BRIDGETOWN, Barbados: Barbados and St. Lucia are upgrading security at their ports in separate efforts aimed at protecting their borders.
Although Barbados has not received terrorist threats at Grantley Adams International Airport, Minister of International Transport, George Hutson, says the government does realize that the risk exists. Consequently, it is moving to improve security at the nation’s only airport.
Hutson said the government recently signed a consultancy arrangement with the Inter-American Development Bank (IDB) to review and upgrade technical training as well as security systems at the airport. It is expected the exercise will be launched next month.
“The policy of this government is to ensure that the airport remains on the cutting edge of technology in relation to all of its systems and operations. Mechanisms are in place for the continuous review and enhancement of these systems. Strict attention will continue to be paid to the security of our borders, especially the airport as a port of entry,” said Hutson.
Hutson said a pre-boarding screening process currently being implemented is “an early and crucial stage in the defense of the airport facility, its users and aircraft against any threat”.
A total of 92 security officers recently underwent training, conducted by Aviation Security Trainer with G4S United Kingdom, Angela Christie.
Meanwhile, the security systems at St. Lucia’s air and sea ports are also scheduled for improvement, following the completion of Essential Instructor Skills Training and Basic Security Training Courses by 24 security personnel.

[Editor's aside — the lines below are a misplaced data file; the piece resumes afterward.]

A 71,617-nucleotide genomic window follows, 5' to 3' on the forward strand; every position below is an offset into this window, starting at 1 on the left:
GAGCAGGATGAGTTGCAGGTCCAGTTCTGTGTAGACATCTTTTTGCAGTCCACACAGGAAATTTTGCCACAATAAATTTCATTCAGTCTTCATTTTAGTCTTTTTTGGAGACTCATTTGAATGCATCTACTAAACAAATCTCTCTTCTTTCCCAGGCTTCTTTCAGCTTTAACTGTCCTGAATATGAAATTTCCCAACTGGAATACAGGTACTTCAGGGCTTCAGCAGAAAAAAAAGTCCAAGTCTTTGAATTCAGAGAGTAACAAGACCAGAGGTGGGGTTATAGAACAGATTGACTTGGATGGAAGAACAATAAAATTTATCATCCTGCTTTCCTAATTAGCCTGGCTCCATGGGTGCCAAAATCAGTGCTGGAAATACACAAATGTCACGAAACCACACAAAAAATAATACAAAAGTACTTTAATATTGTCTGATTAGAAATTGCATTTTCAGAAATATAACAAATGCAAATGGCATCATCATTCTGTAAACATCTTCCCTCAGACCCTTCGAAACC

The courses, geared towards upgrading aviation security standards between St. Lucia and the United States, were conducted by America’s Transportation Security Administration and followed the signing of a Memorandum of Understanding between that organization and St. Lucia’s Ministry of Tourism and Civil Aviation.
David Michalouis of the TSA said the organization is keen to assist countries like St. Lucia improve aviation security standards, in accordance with international regulations.
“There are a number of flights originating in the United States which fly directly to St. Lucia and vice versa, and I think St. Lucia is growing as a destination for U.S. citizens,” he said. “I think, from all indications, U.S. arrivals in St. Lucia will increase during the coming months so we have an interest in working with them to share best practices and lessons learned, regarding aviation security standards.”